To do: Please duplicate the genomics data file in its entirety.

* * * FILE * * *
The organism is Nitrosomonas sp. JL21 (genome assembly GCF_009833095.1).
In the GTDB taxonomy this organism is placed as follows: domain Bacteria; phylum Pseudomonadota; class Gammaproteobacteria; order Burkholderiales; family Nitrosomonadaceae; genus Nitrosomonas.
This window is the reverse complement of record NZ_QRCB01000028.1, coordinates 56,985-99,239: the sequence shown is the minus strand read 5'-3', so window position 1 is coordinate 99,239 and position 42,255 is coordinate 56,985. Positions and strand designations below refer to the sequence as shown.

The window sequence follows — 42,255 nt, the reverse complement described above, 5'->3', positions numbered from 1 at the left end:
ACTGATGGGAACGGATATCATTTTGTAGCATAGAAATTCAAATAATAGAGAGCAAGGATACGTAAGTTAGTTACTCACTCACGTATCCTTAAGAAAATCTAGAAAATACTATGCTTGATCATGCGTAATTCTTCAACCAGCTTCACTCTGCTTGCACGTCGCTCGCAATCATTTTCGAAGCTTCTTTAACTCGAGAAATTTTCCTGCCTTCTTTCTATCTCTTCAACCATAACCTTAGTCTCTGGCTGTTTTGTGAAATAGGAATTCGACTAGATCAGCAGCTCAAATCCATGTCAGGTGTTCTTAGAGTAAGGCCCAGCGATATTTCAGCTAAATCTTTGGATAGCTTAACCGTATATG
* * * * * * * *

The organism is Nitrosomonas sp. JL21 (genome assembly GCF_009833095.1).
In the GTDB taxonomy this organism is placed as follows: domain Bacteria; phylum Pseudomonadota; class Gammaproteobacteria; order Burkholderiales; family Nitrosomonadaceae; genus Nitrosomonas.
This window is the reverse complement of record NZ_QRCB01000028.1, coordinates 56,985-99,239: the sequence shown is the minus strand read 5'-3', so window position 1 is coordinate 99,239 and position 42,255 is coordinate 56,985. Positions and strand designations below refer to the sequence as shown.

The window sequence follows — 42,255 nt, the reverse complement described above, 5'->3', positions numbered from 1 at the left end:
ACTGATGGGAACGGATATCATTTTGTAGCATAGAAATTCAAATAATAGAGAGCAAGGATACGTAAGTTAGTTACTCACTCACGTATCCTTAAGAAAATCTAGAAAATACTATGCTTGATCATGCGTAATTCTTCAACCAGCTTCACTCTGCTTGCACGTCGCTCGCAATCATTTTCGAAGCTTCTTTAACTCGAGAAATTTTCCTGCCTTCTTTCTATCTCTTCAACCATAACCTTAGTCTCTGGCTGTTTTGTGAAATAGGAATTCGACTAGATCAGCAGCTCAAATCCATGTCAGGTGTTCTTAGAGTAAGGCCCAGCGATATTTCAGCTAAATCTTTGGATAGCTTAACCGTATATG